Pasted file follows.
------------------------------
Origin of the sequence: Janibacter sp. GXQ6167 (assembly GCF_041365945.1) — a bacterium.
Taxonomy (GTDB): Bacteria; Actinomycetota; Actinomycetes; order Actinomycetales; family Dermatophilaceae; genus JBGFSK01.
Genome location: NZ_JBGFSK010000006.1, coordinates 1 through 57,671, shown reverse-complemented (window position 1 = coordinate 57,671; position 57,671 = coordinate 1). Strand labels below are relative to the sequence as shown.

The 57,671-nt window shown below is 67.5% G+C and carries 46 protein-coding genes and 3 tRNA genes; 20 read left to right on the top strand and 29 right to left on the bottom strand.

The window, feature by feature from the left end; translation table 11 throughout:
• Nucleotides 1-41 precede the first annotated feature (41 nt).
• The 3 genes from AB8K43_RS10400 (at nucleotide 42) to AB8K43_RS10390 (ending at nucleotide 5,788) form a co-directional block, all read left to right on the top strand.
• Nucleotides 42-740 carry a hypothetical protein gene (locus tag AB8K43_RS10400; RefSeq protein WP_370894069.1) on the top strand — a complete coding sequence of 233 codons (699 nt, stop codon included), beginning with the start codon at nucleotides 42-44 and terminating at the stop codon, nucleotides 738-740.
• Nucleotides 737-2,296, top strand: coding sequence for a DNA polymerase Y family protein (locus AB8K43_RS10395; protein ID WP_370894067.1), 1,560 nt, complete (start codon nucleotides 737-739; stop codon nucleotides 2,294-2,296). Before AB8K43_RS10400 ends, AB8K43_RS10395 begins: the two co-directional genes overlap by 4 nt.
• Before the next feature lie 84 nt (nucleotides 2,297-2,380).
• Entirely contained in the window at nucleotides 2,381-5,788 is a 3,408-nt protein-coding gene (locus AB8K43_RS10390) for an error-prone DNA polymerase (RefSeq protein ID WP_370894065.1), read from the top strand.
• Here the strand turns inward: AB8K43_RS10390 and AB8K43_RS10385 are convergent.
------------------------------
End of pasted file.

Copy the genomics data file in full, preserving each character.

Origin of the sequence: Janibacter sp. GXQ6167 (assembly GCF_041365945.1) — a bacterium.
Taxonomy (GTDB): Bacteria; Actinomycetota; Actinomycetes; order Actinomycetales; family Dermatophilaceae; genus JBGFSK01.
Genome location: NZ_JBGFSK010000006.1, coordinates 1 through 57,671, shown reverse-complemented (window position 1 = coordinate 57,671; position 57,671 = coordinate 1). Strand labels below are relative to the sequence as shown.

The 57,671-nt window shown below is 67.5% G+C and carries 46 protein-coding genes and 3 tRNA genes; 20 read left to right on the top strand and 29 right to left on the bottom strand.

The window, feature by feature from the left end; translation table 11 throughout:
• Nucleotides 1-41 precede the first annotated feature (41 nt).
• The 3 genes from AB8K43_RS10400 (at nucleotide 42) to AB8K43_RS10390 (ending at nucleotide 5,788) form a co-directional block, all read left to right on the top strand.
• Nucleotides 42-740 carry a hypothetical protein gene (locus tag AB8K43_RS10400; RefSeq protein WP_370894069.1) on the top strand — a complete coding sequence of 233 codons (699 nt, stop codon included), beginning with the start codon at nucleotides 42-44 and terminating at the stop codon, nucleotides 738-740.
• Nucleotides 737-2,296, top strand: coding sequence for a DNA polymerase Y family protein (locus AB8K43_RS10395; protein ID WP_370894067.1), 1,560 nt, complete (start codon nucleotides 737-739; stop codon nucleotides 2,294-2,296). Before AB8K43_RS10400 ends, AB8K43_RS10395 begins: the two co-directional genes overlap by 4 nt.
• Before the next feature lie 84 nt (nucleotides 2,297-2,380).
• Entirely contained in the window at nucleotides 2,381-5,788 is a 3,408-nt protein-coding gene (locus AB8K43_RS10390) for an error-prone DNA polymerase (RefSeq protein ID WP_370894065.1), read from the top strand.
• Here the strand turns inward: AB8K43_RS10390 and AB8K43_RS10385 are convergent.